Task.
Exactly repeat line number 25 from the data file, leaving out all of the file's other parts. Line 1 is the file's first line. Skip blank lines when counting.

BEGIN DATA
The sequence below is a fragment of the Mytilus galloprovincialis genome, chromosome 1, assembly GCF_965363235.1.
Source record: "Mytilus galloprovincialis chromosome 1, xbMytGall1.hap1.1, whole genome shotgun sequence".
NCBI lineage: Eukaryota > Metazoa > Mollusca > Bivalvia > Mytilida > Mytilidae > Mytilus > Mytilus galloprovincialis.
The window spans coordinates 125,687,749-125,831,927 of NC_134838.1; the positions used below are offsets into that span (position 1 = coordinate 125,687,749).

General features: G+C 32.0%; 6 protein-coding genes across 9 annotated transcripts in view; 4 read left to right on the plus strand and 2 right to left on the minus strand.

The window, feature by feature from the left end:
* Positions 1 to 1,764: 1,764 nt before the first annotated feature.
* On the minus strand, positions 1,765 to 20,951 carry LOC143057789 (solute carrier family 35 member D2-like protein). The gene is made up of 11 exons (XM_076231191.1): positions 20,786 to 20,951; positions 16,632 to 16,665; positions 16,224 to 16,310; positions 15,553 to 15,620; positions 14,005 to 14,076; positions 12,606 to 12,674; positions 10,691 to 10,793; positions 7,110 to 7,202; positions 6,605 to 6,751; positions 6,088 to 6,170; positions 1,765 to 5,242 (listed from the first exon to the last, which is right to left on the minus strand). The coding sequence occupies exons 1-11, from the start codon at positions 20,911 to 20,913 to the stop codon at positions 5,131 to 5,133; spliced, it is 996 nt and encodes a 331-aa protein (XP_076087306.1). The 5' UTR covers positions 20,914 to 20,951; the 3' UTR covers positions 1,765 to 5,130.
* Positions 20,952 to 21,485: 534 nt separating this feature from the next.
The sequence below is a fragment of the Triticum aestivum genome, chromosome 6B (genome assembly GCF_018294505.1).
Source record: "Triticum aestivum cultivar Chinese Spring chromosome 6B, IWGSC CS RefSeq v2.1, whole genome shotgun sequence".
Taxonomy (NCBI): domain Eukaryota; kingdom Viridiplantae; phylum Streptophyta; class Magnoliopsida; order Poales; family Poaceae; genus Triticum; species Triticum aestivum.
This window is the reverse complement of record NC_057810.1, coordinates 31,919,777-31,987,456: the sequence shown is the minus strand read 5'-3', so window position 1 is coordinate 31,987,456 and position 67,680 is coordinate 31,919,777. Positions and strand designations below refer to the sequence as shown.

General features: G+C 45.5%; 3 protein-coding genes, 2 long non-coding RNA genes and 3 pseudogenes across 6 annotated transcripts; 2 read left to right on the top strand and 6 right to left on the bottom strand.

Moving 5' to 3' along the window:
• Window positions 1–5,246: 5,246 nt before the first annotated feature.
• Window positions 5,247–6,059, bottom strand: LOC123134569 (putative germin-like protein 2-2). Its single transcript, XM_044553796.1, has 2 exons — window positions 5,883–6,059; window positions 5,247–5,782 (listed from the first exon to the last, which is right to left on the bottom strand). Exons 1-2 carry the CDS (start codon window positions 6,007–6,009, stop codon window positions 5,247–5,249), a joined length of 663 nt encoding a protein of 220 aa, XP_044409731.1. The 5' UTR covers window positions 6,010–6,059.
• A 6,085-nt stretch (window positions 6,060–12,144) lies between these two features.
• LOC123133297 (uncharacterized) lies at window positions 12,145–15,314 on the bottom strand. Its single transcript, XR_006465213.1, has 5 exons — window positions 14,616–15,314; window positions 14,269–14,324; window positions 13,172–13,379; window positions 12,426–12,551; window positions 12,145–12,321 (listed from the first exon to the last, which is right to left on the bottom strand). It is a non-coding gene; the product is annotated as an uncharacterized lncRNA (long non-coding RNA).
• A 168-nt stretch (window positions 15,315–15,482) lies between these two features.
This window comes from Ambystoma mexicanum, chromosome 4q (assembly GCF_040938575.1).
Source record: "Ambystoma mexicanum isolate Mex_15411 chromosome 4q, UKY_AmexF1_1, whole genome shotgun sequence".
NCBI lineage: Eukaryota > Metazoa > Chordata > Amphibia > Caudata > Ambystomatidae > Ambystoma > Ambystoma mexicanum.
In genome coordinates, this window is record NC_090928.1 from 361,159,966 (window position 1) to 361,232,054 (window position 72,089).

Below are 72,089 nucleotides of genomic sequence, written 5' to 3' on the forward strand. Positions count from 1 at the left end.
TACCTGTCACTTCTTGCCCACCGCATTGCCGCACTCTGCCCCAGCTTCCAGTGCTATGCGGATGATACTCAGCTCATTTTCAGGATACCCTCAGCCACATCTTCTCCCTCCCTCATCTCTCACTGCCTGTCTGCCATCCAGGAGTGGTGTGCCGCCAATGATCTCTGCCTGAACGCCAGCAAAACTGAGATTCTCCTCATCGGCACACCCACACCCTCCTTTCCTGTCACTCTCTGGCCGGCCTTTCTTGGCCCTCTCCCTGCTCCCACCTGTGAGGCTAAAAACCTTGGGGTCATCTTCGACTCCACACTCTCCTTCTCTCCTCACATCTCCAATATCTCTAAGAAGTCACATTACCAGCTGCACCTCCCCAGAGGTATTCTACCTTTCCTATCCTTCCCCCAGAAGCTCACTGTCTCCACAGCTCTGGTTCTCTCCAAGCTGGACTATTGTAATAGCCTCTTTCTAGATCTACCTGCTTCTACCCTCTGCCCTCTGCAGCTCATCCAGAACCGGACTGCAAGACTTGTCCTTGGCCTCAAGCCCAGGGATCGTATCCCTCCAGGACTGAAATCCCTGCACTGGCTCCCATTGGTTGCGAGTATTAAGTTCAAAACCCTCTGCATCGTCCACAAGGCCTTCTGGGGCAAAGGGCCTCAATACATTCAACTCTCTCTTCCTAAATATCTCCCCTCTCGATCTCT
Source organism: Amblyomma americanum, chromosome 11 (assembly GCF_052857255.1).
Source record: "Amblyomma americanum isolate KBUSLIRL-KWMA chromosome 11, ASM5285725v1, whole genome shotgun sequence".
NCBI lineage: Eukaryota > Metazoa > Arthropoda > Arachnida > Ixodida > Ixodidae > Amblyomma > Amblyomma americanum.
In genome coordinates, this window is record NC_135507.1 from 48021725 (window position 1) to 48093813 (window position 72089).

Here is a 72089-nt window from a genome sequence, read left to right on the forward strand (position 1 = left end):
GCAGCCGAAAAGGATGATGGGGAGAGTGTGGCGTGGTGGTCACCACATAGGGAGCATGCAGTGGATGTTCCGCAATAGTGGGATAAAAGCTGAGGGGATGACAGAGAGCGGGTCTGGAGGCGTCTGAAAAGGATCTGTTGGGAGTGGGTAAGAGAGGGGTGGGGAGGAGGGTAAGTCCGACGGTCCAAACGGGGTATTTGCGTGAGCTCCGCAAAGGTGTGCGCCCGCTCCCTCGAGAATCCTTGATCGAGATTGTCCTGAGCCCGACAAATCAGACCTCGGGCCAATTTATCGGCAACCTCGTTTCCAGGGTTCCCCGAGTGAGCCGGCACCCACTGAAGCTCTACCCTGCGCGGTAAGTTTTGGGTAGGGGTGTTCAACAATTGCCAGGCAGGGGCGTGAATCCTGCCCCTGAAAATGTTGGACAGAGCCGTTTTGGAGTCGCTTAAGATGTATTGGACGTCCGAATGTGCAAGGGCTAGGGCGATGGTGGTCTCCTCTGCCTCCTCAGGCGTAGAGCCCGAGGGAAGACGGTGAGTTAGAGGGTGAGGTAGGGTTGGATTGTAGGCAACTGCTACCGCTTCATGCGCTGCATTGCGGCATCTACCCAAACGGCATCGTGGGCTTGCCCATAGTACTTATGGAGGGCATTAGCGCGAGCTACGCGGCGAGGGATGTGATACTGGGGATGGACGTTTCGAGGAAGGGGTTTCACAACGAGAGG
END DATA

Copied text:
Below are 72,089 nucleotides of genomic sequence, written 5' to 3' on the forward strand. Positions count from 1 at the left end.